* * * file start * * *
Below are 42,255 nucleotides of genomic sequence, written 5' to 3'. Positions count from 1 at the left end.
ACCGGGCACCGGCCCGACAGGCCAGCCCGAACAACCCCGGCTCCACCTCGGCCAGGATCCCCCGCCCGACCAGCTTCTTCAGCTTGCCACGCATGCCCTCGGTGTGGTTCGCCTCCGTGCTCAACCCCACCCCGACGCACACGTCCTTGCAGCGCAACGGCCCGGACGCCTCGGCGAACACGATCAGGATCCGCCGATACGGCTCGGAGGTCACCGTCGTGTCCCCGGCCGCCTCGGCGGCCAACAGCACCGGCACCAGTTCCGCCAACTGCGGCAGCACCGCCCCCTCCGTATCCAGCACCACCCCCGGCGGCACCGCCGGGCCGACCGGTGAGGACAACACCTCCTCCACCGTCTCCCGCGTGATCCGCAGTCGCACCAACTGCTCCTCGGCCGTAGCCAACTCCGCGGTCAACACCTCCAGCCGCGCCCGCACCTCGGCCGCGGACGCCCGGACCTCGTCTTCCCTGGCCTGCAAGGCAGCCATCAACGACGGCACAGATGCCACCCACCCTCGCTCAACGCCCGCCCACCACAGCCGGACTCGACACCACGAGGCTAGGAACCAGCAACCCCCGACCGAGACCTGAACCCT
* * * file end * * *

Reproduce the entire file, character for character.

Below are 42,255 nucleotides of genomic sequence, written 5' to 3'. Positions count from 1 at the left end.
ACCGGGCACCGGCCCGACAGGCCAGCCCGAACAACCCCGGCTCCACCTCGGCCAGGATCCCCCGCCCGACCAGCTTCTTCAGCTTGCCACGCATGCCCTCGGTGTGGTTCGCCTCCGTGCTCAACCCCACCCCGACGCACACGTCCTTGCAGCGCAACGGCCCGGACGCCTCGGCGAACACGATCAGGATCCGCCGATACGGCTCGGAGGTCACCGTCGTGTCCCCGGCCGCCTCGGCGGCCAACAGCACCGGCACCAGTTCCGCCAACTGCGGCAGCACCGCCCCCTCCGTATCCAGCACCACCCCCGGCGGCACCGCCGGGCCGACCGGTGAGGACAACACCTCCTCCACCGTCTCCCGCGTGATCCGCAGTCGCACCAACTGCTCCTCGGCCGTAGCCAACTCCGCGGTCAACACCTCCAGCCGCGCCCGCACCTCGGCCGCGGACGCCCGGACCTCGTCTTCCCTGGCCTGCAAGGCAGCCATCAACGACGGCACAGATGCCACCCACCCTCGCTCAACGCCCGCCCACCACAGCCGGACTCGACACCACGAGGCTAGGAACCAGCAACCCCCGACCGAGACCTGAACCCT